Project description:To understand how instructing females with patellofemoral pain to correct dynamic knee valgus affects pelvis, femur, tibia and trunk segment kinematics. To determine if pain reduction in the corrected condition was associated with improved segment kinematics.Cross-sectional.A 3D-motion capture system was used to collect multi-joint kinematics on 20 females with dynamic knee valgus and patellofemoral pain during a single-leg squat in two conditions: usual movement pattern, and corrected dynamic knee valgus. During each condition pain was assessed using a visual analog scale. Pelvis, femur, tibia and trunk kinematics in the frontal and transverse planes were compared between conditions using a paired T-test. Pearson correlation coefficients were generated between visual analog scale score and the kinematic variables in the corrected condition.In the corrected condition subjects had increased lateral flexion of the pelvis toward the weight-bearing limb (p<0.001), decreased femoral adduction (p=0.001) and internal rotation (p=0.01). A trend toward decreased tibial internal rotation (p=0.057) and increased trunk lateral flexion toward the weight-bearing limb (p=0.055) was also found. Lower pain levels were associated with less femoral internal rotation (p=0.04) and greater trunk lateral flexion toward the weight-bearing limb (p=0.055).Decreased hip adduction after instruction was comprised of motion at both the pelvis and femur. Decreased pain levels were associated with lower extremity segment kinematics moving in the direction opposite to dynamic knee valgus. These results increase our understanding of correction strategies used by females with patellofemoral pain and provide insight for rehabilitation.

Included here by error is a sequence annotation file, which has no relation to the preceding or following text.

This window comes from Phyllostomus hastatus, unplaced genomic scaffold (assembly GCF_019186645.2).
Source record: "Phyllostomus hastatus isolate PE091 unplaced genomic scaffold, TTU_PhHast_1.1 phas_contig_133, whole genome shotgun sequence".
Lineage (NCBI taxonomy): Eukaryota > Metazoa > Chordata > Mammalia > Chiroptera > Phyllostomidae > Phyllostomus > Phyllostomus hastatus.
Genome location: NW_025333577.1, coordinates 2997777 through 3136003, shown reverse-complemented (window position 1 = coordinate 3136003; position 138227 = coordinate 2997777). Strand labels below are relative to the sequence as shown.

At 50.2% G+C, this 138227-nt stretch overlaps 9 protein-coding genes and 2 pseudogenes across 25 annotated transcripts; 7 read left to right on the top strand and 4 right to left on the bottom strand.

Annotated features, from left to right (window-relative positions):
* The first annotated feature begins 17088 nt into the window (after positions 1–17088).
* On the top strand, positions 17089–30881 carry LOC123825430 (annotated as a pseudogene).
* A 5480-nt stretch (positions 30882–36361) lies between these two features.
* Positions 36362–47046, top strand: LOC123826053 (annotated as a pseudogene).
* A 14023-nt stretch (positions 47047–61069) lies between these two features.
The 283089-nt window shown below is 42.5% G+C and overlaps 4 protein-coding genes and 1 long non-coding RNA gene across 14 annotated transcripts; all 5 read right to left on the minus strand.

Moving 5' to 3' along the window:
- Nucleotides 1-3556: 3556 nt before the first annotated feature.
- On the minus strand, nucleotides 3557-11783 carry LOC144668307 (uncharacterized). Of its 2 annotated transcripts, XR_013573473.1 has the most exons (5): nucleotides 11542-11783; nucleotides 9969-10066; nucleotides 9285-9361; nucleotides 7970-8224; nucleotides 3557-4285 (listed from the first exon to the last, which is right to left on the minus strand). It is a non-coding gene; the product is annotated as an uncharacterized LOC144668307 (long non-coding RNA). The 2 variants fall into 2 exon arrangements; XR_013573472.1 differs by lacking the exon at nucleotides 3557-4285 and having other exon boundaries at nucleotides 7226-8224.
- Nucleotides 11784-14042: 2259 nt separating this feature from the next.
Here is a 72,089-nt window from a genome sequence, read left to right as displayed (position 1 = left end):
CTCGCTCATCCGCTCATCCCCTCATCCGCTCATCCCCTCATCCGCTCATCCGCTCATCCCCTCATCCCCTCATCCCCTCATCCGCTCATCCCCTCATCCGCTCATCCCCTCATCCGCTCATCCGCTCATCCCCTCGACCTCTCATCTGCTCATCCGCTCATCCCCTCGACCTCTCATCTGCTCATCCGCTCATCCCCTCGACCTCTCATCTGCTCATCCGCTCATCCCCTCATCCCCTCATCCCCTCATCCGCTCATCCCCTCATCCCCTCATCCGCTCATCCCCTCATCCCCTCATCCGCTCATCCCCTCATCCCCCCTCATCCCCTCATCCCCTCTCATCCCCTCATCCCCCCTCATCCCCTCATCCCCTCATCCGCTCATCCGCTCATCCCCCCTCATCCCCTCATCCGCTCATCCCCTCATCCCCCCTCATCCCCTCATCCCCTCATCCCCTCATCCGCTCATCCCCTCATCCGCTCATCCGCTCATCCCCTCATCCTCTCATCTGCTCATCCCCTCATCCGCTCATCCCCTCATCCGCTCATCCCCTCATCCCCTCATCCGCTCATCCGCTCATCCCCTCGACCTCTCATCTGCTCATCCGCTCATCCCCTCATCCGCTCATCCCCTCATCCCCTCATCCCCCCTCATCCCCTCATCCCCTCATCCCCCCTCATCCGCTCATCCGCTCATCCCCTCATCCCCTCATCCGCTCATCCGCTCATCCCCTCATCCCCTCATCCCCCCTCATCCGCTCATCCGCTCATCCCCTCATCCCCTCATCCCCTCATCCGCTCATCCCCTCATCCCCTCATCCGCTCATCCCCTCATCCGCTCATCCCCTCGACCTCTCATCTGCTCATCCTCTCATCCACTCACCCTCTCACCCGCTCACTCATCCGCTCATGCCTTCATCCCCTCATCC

Project description:BACKGROUND:Knee osteoarthritis (OA) has been linked to maladaptive plasticity in the brain, which may contribute to chronic pain. Neuromodulatory approaches, such as Transcranial Direct Current Stimulation (tDCS) and Peripheral Electrical Stimulation (PES), have been used therapeutically to counteract brain maladaptive plasticity. However, it is currently unclear whether these neuromodulatory techniques enhance the benefits of exercise when administered together. Therefore, this protocol aims to investigate whether the addition of tDCS combined or not with PES enhances the effects of a land-based strengthening exercise program in patients with knee OA. METHODS:Patients with knee OA (n = 80) will undertake a structured exercise program for five consecutive days. In addition, they will be randomized into four subgroups receiving either active anodal tDCS and sham PES (group 1; n = 20), sham tDCS and active PES (group 2, n = 20), sham tDCS and PES (group 3, n = 20), or active tDCS and PES (group 4, n = 20) for 20 min/day for five consecutive days just prior to commencement of the exercise program. The primary outcomes will be subjective pain intensity (VAS) and related function (WOMAC). Secondary outcomes will include quality of life (SF-36), anxiety and depression symptoms (HAD), self-perception of improvement, pressure pain thresholds over the knee, quadriceps strength, and quadriceps electromyographic activity during maximum knee extension voluntary contraction. We will also investigate cortical excitability using transcranial magnetic stimulation. Outcome measures will be assessed at baseline, 1 month after, before any intervention, after 5 days of intervention, and at 1 month post exercise intervention. DISCUSSION:The motor cortex becomes less responsive in knee OA because of poorly adapted plastic changes, which can impede exercise therapy benefits. Adding tDCS and/or PES may help to counteract those maladaptive plastic changes and improve the benefits of exercises, and the combination of both neuromodulatory techniques must have a higher magnitude of effect. TRIAL REGISTRATION:Brazilian Registry on Clinical Trials (ReBEC) - Effects of electrical stimulation over the skull and tight together with exercises for knee OA; protocol number RBR-9D7C7B. TRIAL REGISTRATION:ID: RBR-9D7C7B . Registered on 29 February 2016.